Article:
Two derailments on London Underground in 48 hours

By Vicky Short
22 October 2003

Two London Underground (LU) train derailments took place last weekend within 48 hours of each other. The first occurred near Hammersmith, West London, on the evening of Friday, October 17, and the second in Camden Town during the early hours of Sunday, October 19. Seventy-six passengers escaped injury in the Piccadilly Line Hammersmith derailment, while seven people were injured in Camden Town. Five suffered cuts and bruises, and two were retained in hospital—one with a head injury and the other with a broken thighbone.

The derailment at Camden Town caused the rear carriage to be detached and hurtled into the wall of the tunnel. Over 200 people had to be escorted out of the station and the derailed train, and as many again rescued from two other trains stuck in tunnels.

Witnesses spoke of people emerging from the station blackened by soot, bleeding, frightened and extremely angry. Pieter Brans, 17, one of 80 Dutch students on a school trip in the train behind the one that crashed was quoted in The Guardian: “We were trapped around 20 minutes. People were starting to feel unwell. There was a lack of oxygen and they were getting dizzy.”

Others reported people screaming and panicking in the total darkness that followed the accident. Camden Town station is very busy on weekends, with thousands of shoppers heading for the popular markets.

The Northern Line remains closed, and it is expected to take some time to be reopened, causing chaos for London Tube travelling workers. The Northern Line is one of the busiest in London. In 2000, it carried 206.1 million passengers. It runs from the South East to the North West of London, covering 58 km (36 miles) and serving 50 stations.

Both incidents are thought to be the result of breakage in the trucks and faulty signals points. The points that failed at Camden Town had undergone maintenance by a private contractor, Tube Lines, the previous night, while the broken rail thought to be responsible for the Hammersmith crash had also been inspected the previous night by engineers from Metronet.

The two latest incidents take the number of derailments in London Underground this year to four. A derailment that took place in January at Chancery Lane, Central London, injured 32 people and kept the Central Line closed for 11 weeks. During the summer, an engineering train came off the line at Acton Town.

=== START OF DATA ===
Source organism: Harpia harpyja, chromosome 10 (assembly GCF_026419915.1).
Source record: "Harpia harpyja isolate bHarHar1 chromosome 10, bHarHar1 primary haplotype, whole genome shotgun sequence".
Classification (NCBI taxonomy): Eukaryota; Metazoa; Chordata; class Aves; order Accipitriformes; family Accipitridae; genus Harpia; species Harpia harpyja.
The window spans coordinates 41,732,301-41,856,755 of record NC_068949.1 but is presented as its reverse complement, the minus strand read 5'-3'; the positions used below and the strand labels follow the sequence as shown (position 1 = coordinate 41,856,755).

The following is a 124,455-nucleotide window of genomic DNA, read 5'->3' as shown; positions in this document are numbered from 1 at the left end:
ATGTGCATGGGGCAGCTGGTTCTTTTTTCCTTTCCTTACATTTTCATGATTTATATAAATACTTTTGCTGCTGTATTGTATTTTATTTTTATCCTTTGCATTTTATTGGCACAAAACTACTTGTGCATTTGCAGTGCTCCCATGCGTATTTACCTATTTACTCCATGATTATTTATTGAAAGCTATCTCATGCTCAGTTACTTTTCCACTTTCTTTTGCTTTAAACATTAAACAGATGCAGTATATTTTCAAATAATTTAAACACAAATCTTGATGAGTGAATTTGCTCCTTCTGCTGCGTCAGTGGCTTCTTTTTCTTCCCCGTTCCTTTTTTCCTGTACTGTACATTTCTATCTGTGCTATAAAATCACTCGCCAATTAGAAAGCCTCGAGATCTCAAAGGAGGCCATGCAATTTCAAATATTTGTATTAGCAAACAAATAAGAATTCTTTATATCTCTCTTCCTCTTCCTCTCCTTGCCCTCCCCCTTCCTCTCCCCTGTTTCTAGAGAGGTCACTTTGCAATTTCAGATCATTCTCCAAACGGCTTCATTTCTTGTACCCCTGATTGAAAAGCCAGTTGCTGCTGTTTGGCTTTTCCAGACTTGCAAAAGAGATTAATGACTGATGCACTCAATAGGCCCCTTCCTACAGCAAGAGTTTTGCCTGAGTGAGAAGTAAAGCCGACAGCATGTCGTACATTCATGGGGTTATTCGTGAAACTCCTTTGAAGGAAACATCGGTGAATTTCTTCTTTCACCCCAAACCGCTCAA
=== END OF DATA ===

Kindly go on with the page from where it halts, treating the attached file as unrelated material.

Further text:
Under the government’s Public Private Partnership (PPP), maintenance of the Tube has been switched to private contractors Tube Lines and Metronet.

Back in 1998, a 30-year contract was awarded to a private-sector consortium, Seeboard Powerlink, to fulfil the tube network’s power needs, which critics say will not provide adequate power to run hundreds of new, high-tech, air-conditioned trains and carriages. A further £300 million, 20-year contract was awarded to Connect for a radio system that would allow controllers to talk directly to train drivers. At present, in many instances, line controllers have no way to communicate directly with drivers. In the event of a breakdown or crash, the driver must leave his cab and walk down the track to plug a phone into the nearest socket mounted on the tunnel wall.

Ken Livingstone, the former Labour MP who left to successfully stand as independent candidate for mayor of London, is responsible for that part of the LU that manages trains and stations and has overall responsibility for safety. Before taking over as mayor, he had said he believed the network was unsafe. Earlier this year he stated, “Everyday there isn’t a fatal accident at London Underground is another day when we’re lucky.”

He told BBC Radio 4’s “Today” programme that he would seek emergency legislation from the government to suspend the maintenance contracts. He warned, “It might be that this isn’t the result of the partial privatisation. It could be that we have just had 19 years of under-investment in the underground. But all my instincts are to suspect that it may be the problem, that there are too many firms involved, too much delegation.”